The strategy is based on four main themes reflecting the principal obligations which the Community assumes under the Convention on Biodiversity. It also specifies the objectives which need to be met to fulfil these obligations. The themes are as follows: conservation and sustainable use of biodiversity; sharing of benefits arising out of the utilisation of genetic resources; research, identification, monitoring and exchange of information; education, training and awareness.

As far as the conservation and sustainable use of biodiversity is concerned, the strategy recommends in situ (i.e. within the natural environment) and ex situ (i.e. in gene banks, laboratories, zoos and botanical gardens) conservation of species and ecosystems. This objective is to be achieved both by rebuilding ecosystems and populations and by protecting cultivated or domesticated species which have acquired particular genetic characteristics.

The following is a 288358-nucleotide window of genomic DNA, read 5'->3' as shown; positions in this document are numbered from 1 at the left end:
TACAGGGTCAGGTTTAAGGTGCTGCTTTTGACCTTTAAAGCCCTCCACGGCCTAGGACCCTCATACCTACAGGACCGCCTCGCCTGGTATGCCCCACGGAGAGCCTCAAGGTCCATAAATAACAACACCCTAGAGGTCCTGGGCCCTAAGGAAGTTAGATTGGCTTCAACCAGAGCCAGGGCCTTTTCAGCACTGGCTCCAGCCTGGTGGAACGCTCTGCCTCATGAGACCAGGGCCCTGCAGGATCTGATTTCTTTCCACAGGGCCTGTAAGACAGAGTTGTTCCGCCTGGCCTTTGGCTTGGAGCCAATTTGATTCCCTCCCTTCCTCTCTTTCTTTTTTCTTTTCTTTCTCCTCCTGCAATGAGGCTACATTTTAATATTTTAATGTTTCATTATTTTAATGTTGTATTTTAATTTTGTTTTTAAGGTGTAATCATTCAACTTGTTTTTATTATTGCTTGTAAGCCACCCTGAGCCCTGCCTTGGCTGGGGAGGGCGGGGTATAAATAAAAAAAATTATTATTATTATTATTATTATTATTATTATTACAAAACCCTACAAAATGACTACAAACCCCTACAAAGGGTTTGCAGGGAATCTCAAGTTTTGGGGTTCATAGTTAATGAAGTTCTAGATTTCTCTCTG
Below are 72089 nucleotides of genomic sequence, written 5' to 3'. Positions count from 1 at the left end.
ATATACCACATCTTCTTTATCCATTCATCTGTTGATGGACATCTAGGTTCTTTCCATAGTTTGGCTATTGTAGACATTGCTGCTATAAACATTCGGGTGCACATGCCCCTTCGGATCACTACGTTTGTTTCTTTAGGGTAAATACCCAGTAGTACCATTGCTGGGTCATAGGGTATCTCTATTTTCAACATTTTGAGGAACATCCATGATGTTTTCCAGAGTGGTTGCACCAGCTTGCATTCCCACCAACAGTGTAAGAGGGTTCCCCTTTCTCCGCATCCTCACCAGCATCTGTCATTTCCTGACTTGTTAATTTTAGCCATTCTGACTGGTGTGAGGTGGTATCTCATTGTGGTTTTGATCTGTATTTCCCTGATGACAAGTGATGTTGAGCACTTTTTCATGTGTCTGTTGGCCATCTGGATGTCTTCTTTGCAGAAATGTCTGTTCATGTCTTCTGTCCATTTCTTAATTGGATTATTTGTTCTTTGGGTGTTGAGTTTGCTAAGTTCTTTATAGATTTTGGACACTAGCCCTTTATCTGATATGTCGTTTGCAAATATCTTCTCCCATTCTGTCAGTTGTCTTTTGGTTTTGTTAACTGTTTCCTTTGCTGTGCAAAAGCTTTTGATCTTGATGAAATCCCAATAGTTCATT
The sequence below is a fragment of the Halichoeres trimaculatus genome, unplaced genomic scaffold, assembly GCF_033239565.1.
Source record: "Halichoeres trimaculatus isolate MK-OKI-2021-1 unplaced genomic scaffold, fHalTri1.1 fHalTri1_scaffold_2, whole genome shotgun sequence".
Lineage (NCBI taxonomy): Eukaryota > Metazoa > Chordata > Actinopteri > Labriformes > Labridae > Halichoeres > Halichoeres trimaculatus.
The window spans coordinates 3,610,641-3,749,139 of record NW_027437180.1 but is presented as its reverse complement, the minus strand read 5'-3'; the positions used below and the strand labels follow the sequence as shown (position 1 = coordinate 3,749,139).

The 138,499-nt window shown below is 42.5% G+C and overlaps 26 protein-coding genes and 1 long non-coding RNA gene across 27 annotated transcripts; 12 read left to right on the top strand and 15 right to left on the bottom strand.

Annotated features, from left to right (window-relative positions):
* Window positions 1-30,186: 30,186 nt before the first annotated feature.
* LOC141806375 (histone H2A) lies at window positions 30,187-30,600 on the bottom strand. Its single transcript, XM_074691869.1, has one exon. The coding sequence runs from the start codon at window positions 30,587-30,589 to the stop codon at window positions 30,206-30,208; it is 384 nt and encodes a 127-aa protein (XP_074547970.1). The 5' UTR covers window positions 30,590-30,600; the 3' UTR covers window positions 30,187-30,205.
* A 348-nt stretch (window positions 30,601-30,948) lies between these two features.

This objective also involves assessing activities which have an impact on biodiversity and minimising these impacts through incentives and bans, with the aim of promoting the sustainable use of the constituent elements of biodiversity.

As far as the sharing of benefits accruing from the use of genetic resources is concerned, the EU should promote cooperation between countries in order to guarantee access to natural resources, technology transfer and scientific and technical cooperation. The Convention reaffirms the sovereignty of the Parties over their resources but also states that the Parties must not impose inappropriate restrictions on access to those resources.